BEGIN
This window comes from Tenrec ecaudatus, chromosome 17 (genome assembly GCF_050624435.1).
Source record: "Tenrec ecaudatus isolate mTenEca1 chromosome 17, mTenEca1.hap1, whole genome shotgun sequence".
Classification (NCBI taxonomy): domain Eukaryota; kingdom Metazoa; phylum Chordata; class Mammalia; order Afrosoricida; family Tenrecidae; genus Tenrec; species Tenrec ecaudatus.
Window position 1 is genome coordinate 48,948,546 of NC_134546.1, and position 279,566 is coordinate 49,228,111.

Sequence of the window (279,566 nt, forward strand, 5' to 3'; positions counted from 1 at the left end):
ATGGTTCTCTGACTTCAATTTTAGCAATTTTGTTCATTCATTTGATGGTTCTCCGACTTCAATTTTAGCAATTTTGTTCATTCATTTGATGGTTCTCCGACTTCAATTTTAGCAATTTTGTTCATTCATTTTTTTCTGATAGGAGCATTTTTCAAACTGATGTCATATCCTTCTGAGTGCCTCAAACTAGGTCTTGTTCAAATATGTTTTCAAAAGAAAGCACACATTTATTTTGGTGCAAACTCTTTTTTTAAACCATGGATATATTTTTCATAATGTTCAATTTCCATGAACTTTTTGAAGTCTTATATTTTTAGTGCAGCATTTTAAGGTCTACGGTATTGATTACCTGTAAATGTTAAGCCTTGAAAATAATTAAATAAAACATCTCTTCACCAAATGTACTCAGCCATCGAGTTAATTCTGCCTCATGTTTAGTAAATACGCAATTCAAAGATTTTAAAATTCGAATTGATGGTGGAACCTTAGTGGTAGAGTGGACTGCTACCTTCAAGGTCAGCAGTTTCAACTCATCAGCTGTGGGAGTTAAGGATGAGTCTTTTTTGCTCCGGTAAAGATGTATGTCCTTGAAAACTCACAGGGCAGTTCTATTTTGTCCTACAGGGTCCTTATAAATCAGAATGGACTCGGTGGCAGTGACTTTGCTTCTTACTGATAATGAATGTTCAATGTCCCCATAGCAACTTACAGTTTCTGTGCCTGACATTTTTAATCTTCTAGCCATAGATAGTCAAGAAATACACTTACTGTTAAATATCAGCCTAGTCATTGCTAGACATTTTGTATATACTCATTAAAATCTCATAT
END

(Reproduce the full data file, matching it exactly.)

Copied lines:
This window comes from Tenrec ecaudatus, chromosome 17 (genome assembly GCF_050624435.1).
Source record: "Tenrec ecaudatus isolate mTenEca1 chromosome 17, mTenEca1.hap1, whole genome shotgun sequence".
Classification (NCBI taxonomy): domain Eukaryota; kingdom Metazoa; phylum Chordata; class Mammalia; order Afrosoricida; family Tenrecidae; genus Tenrec; species Tenrec ecaudatus.
Window position 1 is genome coordinate 48,948,546 of NC_134546.1, and position 279,566 is coordinate 49,228,111.

Sequence of the window (279,566 nt, forward strand, 5' to 3'; positions counted from 1 at the left end):
ATGGTTCTCTGACTTCAATTTTAGCAATTTTGTTCATTCATTTGATGGTTCTCCGACTTCAATTTTAGCAATTTTGTTCATTCATTTGATGGTTCTCCGACTTCAATTTTAGCAATTTTGTTCATTCATTTTTTTCTGATAGGAGCATTTTTCAAACTGATGTCATATCCTTCTGAGTGCCTCAAACTAGGTCTTGTTCAAATATGTTTTCAAAAGAAAGCACACATTTATTTTGGTGCAAACTCTTTTTTTAAACCATGGATATATTTTTCATAATGTTCAATTTCCATGAACTTTTTGAAGTCTTATATTTTTAGTGCAGCATTTTAAGGTCTACGGTATTGATTACCTGTAAATGTTAAGCCTTGAAAATAATTAAATAAAACATCTCTTCACCAAATGTACTCAGCCATCGAGTTAATTCTGCCTCATGTTTAGTAAATACGCAATTCAAAGATTTTAAAATTCGAATTGATGGTGGAACCTTAGTGGTAGAGTGGACTGCTACCTTCAAGGTCAGCAGTTTCAACTCATCAGCTGTGGGAGTTAAGGATGAGTCTTTTTTGCTCCGGTAAAGATGTATGTCCTTGAAAACTCACAGGGCAGTTCTATTTTGTCCTACAGGGTCCTTATAAATCAGAATGGACTCGGTGGCAGTGACTTTGCTTCTTACTGATAATGAATGTTCAATGTCCCCATAGCAACTTACAGTTTCTGTGCCTGACATTTTTAATCTTCTAGCCATAGATAGTCAAGAAATACACTTACTGTTAAATATCAGCCTAGTCATTGCTAGACATTTTGTATATACTCATTAAAATCTCATAT